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Early Birds Six teams that lost 90-plus games in 2003 got a jump on the favorites

June 21, 2004
June 21, 2004

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June 21, 2004

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Early Birds Six teams that lost 90-plus games in 2003 got a jump on the favorites

When the Padres rolled into Boston for a three-game interleague
series last week, Red Sox centerfielder Johnny Damon, ambling
around the clubhouse before the opener, had a question: "Does
anyone know who plays for San Diego this year?"

This is an article from the June 21, 2004 issue Original Layout

Damon wasn't trying to be disrespectful, but it was a fair
question considering the Padres, who lost 98 games last year,
entered the series six games over .500 and tied for first in the
National League West. San Diego is one of six teams that lost
more than 90 games in 2003 but jumped out to promising starts
this season.

Though they lost two of three to the Red Sox and then two of
three to the Yankees in a weekend series, the Padres were still
tied for first place in their division and figured to be in the
middle of a three-team race with the Dodgers and the Giants.

Here's how the six teams who had surprise starts stack up for the
last 100 games of the season.

CONTENDERS

PADRES After finishing 36 1/2 games behind the Giants last year,
San Diego is the NL West's most complete team. The
rotation--including righthander Brian Lawrence (8-3, 3.79 ERA
through Sunday), who lost 15 games in 2003--ranked fifth in the
league with a 3.96 ERA, and an outstanding bullpen was led by
Akinori Otsuka and Trevor Hoffman, who had a combined 1.71 ERA.
On offense 23-year-old third baseman Sean Burroughs was hitting
.310.

REDS Forget Sean Casey's .368 average, Danny Graves's 26 saves
and Ken Griffey Jr.'s 18 homers. The most impressive stats
belonged to 31-year-old journeyman starter Paul Wilson (7-0, 3.18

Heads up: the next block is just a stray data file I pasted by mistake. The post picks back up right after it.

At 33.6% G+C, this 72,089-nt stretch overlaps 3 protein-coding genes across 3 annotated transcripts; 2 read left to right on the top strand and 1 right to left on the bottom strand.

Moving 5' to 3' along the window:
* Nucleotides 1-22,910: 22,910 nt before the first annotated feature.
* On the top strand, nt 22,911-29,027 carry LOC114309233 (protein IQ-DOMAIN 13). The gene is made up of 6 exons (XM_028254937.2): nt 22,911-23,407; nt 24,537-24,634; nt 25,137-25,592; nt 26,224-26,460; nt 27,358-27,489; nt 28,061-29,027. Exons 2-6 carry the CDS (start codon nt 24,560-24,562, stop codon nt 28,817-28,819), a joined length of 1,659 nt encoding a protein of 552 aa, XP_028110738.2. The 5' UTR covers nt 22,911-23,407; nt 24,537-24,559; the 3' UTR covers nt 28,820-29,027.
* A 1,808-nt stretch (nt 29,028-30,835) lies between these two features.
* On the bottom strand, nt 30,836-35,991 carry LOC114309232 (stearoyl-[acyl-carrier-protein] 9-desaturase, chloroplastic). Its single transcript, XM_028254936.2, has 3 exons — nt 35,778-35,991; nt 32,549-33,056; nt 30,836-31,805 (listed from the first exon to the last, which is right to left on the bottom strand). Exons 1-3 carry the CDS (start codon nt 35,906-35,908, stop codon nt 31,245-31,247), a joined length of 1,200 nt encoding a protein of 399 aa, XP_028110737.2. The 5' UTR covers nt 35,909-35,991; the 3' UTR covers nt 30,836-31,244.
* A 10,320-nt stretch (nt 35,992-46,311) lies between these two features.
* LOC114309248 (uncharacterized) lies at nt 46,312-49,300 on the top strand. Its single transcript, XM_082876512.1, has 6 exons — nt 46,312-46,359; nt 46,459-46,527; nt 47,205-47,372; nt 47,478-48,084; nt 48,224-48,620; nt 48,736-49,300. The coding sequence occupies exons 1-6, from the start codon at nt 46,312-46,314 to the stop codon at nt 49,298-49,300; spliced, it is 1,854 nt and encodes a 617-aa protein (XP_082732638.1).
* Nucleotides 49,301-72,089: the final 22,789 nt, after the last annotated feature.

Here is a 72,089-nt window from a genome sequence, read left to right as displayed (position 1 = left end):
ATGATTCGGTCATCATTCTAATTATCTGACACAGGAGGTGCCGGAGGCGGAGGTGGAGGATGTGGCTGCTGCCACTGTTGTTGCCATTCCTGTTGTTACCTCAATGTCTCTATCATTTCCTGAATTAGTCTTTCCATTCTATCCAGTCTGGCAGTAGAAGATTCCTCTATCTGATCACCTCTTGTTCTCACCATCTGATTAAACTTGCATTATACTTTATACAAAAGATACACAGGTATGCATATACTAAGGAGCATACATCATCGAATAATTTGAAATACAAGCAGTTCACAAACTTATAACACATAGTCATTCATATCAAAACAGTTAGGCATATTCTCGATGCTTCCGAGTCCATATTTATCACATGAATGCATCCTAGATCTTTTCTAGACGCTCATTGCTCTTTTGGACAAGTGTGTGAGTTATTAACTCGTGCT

ERA), who never won more than eight games in any of his five
previous seasons. If they can stay healthy, the Reds, whose
hitters were fifth in the league in runs and homers, have a shot
at winning the NL Central. But it's the majors' most competitive
division with five teams above .500 and separated by 3 1/2 games.

OUT BY SEPTEMBER

RANGERS Buck Showalter's young bombers were second in the majors
in slugging percentage (.468) and third in runs per game (5.4).
But for Texas to keep up with Oakland and Anaheim, the Rangers
will need their improved rotation (4.94 ERA, down from 6.24 at
the end of last season) to maintain the pace.

METS Splendid starting pitching from veteran lefties Tom Glavine
and Al Leiter (2.04 ERA in 24 combined starts) has kept them
afloat, but the offense (.246 average) needs help. The Mets have
the prospects and payroll to pull off a big trade, but just as
significant would be the return of infielder Jose Reyes, who's
been out all year with injuries.

MAYBE NEXT YEAR

BREWERS The bullpen, backed by closer Dan Kolb (17 saves, 1.14
ERA), is their strength, but it's overworked (a major-league-high
219 innings) and could run out of gas. As gritty as the Brewers
are--second in the majors with 34 games decided by two runs or
less--a lack of offensive pop will drop them from contention.

TIGERS They struck gold last winter--picking up free-agent
catcher Ivan Rodriguez, who was hitting .358 with 45 RBIs, and
shortstop Carlos Guillen, acquired from Seattle, who had 10
homers--but an inexperienced rotation will cost them in the long
run.

COLOR PHOTO: DONALD MIRALLE/GETTY IMAGES The hot-hitting Burroughs helped the Padres climb into firstplace in the NL West.